Content Segments: Full-Course Meals Or Bite-Sized Treats?

Last week I wrote about how email is such a tiny slice of the cross-channel marketing pie, and that it's up to those of us working in the kitchen to cook something up to get a bigger cut. In the coming weeks, I'll explore strategies and tactics we can use to simultaneously improve program performance, delight recipients, and raise the channel's profile.


Let's start baking with the low-hanging fruit: segmentation. The industry has been talking up the benefits of segmentation for the past few years; it is a key driver to relevance and engagement ad nauseam... And yet very few email senders are consistently practicing segmentation. How come we aren't all jumping on the segmentation bandwagon, headed straight to email marketing Elysium?

Three or four years ago, executing a segmentation strategy required lots of effort and resources for an uncertain outcome. But we're no longer held back by technological constraints or ROI concerns. Today, any ESP worth its salt provides healthy support for segmented content, and we know, based on both anecdotal evidence and published case studies, that well-executed segmentation strategies perform.



The biggest obstacle remaining is within our own minds; it's the way we think about segmentation. We think implementing a segmentation strategy will require a seismic process shift, and many of us are so bogged down running our batch-and-blast programs that we shudder to think of adding another ball into the juggle.

Here's the fear: "If we are currently sending one or two batch-and-blast emails each week -- sans segmentation -- if we attempt to split our list, we'll create magnitudes more mail -- and more work -- overloading our resources, and quite possibly losing our minds."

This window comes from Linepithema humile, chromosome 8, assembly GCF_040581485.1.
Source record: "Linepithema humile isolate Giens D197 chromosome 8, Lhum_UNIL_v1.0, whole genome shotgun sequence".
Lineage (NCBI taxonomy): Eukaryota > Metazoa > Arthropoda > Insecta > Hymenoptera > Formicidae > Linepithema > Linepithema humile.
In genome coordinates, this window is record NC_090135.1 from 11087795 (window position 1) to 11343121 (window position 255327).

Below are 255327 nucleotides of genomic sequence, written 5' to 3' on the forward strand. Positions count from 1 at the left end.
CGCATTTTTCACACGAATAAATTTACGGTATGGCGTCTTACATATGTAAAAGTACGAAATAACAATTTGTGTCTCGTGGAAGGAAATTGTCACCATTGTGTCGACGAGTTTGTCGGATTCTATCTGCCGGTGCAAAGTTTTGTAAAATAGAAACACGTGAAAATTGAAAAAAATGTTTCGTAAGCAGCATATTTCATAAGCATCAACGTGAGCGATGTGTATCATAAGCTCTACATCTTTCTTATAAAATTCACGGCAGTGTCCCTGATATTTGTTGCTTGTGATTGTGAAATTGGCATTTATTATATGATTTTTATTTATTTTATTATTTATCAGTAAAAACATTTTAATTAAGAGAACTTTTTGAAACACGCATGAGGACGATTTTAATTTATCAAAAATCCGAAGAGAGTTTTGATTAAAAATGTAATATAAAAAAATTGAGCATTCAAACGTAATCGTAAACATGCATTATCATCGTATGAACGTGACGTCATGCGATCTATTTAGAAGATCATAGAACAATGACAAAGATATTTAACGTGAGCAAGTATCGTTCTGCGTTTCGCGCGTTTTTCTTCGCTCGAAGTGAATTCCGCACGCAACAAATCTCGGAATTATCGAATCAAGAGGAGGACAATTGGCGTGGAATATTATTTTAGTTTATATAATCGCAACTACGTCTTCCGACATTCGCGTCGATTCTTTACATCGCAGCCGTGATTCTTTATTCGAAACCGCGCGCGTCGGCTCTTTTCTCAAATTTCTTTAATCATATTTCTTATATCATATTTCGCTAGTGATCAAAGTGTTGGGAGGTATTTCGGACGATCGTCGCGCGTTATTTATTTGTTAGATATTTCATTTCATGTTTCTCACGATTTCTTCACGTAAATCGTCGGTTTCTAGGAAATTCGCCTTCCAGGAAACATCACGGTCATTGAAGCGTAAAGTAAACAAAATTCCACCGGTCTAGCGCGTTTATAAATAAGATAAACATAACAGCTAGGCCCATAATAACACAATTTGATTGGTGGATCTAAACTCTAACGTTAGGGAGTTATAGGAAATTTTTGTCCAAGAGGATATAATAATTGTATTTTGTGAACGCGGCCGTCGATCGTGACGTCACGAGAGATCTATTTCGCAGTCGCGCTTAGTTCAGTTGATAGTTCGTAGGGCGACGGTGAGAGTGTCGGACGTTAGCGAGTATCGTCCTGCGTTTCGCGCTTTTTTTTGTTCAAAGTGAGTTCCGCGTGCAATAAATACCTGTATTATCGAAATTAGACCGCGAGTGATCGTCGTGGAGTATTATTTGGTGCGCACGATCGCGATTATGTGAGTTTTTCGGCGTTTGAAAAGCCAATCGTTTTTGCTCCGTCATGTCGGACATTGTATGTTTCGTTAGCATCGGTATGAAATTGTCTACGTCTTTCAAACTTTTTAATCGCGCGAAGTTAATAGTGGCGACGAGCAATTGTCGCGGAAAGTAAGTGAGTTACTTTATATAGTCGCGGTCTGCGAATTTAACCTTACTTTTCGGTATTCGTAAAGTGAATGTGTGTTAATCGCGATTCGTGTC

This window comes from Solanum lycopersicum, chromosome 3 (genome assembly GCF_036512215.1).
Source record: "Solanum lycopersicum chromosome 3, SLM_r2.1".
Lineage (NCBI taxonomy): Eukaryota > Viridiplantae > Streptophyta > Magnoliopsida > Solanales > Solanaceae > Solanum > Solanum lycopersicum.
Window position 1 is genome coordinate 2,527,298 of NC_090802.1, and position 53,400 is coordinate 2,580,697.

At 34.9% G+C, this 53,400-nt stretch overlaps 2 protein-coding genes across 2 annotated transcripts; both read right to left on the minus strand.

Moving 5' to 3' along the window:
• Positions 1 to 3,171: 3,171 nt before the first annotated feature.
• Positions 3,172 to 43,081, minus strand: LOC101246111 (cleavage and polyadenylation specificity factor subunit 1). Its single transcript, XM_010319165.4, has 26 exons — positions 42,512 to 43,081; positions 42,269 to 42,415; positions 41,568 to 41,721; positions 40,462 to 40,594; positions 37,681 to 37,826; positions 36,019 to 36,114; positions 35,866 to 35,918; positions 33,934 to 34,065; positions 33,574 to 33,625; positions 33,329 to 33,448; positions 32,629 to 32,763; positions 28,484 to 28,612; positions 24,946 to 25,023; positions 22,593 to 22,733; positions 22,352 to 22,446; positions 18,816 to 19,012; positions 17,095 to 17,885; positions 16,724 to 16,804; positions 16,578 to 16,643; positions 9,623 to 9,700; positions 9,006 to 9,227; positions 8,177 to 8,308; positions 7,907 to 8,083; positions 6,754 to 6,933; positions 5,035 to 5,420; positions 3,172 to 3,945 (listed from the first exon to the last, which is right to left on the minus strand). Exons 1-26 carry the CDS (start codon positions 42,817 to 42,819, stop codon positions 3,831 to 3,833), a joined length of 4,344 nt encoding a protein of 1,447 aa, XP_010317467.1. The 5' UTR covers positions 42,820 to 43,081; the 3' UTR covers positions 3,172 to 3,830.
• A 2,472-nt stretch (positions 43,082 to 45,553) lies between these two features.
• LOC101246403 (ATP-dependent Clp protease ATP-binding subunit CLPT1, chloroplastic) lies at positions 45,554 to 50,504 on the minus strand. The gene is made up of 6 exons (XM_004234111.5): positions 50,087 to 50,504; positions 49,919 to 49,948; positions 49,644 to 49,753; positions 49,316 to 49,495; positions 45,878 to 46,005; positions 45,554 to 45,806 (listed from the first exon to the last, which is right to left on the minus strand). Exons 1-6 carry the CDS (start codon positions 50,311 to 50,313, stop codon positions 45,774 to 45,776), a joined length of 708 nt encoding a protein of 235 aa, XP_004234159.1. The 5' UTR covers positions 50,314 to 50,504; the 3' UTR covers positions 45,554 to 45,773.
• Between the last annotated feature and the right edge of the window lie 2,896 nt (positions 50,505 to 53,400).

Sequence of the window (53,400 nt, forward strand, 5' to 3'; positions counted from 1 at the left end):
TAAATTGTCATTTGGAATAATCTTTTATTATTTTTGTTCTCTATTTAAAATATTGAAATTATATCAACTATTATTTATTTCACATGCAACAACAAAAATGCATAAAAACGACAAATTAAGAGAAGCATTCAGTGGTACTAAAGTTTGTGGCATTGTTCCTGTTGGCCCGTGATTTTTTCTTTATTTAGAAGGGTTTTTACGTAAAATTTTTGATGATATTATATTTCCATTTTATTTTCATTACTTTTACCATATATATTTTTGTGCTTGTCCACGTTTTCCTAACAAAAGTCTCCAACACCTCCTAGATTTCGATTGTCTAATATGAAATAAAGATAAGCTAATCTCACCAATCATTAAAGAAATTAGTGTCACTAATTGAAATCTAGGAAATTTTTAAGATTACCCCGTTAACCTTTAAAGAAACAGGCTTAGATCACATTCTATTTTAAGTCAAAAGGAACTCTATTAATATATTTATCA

This is the wrong way to think about rolling out a segmentation strategy. When done in small, manageable stages, it should make your life easier, not harder. Let's make a subtle mental shift and look at segmentation as a tactical tool to aid our current programs instead of a traumatic tactical upheaval. It's the old "walk before you run" analogy.

Here's a relatively simple and straightforward recipe you can try for gradually rolling segmentation into your email program:

- Keep sending the same number of emails you're sending today. Instead of sending multiple segmented emails, include one or more areas of segmented content within your current mass mails. Think of them as mini-segments: bite-sized treats that pack a punch.

- Try adding a side rail or a submessage space to your templates specifically to accommodate segmented content. This will allow you to continue to blast mass-appeal primary messages while including customized content at the same time.

- Choose easy categories to segment on. While it certainly doesn't hurt, you don't need a huge data warehouse to send segmented content. Use your email platform's database to collect and segment on whatever data you can, like zip code or gender.

- Build on your successes. Think of these mini-segments as training wheels; you'll build your confidence after a few executions, and your organization's confidence after a few performance reports. You'll be riding a big-kid bike in no time, and will naturally start looking for new segmentation opportunities.

I appreciate a well-merchandised batch-and-blast email campaign when I see one, but even more so, I am always truly delighted to receive a message that is obviously customized, featuring content I'm interested in based on my location, previous purchases or stated preferences. Let's strive to create that spark of delight when recipients open our messages.

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